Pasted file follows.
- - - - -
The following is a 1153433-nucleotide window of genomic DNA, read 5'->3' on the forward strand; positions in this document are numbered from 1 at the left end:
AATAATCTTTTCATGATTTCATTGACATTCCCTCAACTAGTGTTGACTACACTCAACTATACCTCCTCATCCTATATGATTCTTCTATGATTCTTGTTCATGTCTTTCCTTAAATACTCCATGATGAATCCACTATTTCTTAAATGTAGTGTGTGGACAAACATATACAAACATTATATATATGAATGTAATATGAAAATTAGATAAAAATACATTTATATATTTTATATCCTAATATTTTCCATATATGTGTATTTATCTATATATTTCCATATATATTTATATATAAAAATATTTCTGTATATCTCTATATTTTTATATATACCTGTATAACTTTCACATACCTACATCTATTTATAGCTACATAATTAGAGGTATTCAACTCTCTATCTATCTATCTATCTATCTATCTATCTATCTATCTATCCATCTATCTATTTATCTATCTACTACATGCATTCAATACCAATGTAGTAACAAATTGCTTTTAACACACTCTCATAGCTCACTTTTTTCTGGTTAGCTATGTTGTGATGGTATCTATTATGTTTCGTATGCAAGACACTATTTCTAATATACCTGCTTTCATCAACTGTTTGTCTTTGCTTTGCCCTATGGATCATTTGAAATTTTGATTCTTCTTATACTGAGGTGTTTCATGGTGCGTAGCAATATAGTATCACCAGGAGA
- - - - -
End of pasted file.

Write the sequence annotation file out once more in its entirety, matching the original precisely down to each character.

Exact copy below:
The following is a 1153433-nucleotide window of genomic DNA, read 5'->3' on the forward strand; positions in this document are numbered from 1 at the left end:
AATAATCTTTTCATGATTTCATTGACATTCCCTCAACTAGTGTTGACTACACTCAACTATACCTCCTCATCCTATATGATTCTTCTATGATTCTTGTTCATGTCTTTCCTTAAATACTCCATGATGAATCCACTATTTCTTAAATGTAGTGTGTGGACAAACATATACAAACATTATATATATGAATGTAATATGAAAATTAGATAAAAATACATTTATATATTTTATATCCTAATATTTTCCATATATGTGTATTTATCTATATATTTCCATATATATTTATATATAAAAATATTTCTGTATATCTCTATATTTTTATATATACCTGTATAACTTTCACATACCTACATCTATTTATAGCTACATAATTAGAGGTATTCAACTCTCTATCTATCTATCTATCTATCTATCTATCTATCTATCTATCCATCTATCTATTTATCTATCTACTACATGCATTCAATACCAATGTAGTAACAAATTGCTTTTAACACACTCTCATAGCTCACTTTTTTCTGGTTAGCTATGTTGTGATGGTATCTATTATGTTTCGTATGCAAGACACTATTTCTAATATACCTGCTTTCATCAACTGTTTGTCTTTGCTTTGCCCTATGGATCATTTGAAATTTTGATTCTTCTTATACTGAGGTGTTTCATGGTGCGTAGCAATATAGTATCACCAGGAGA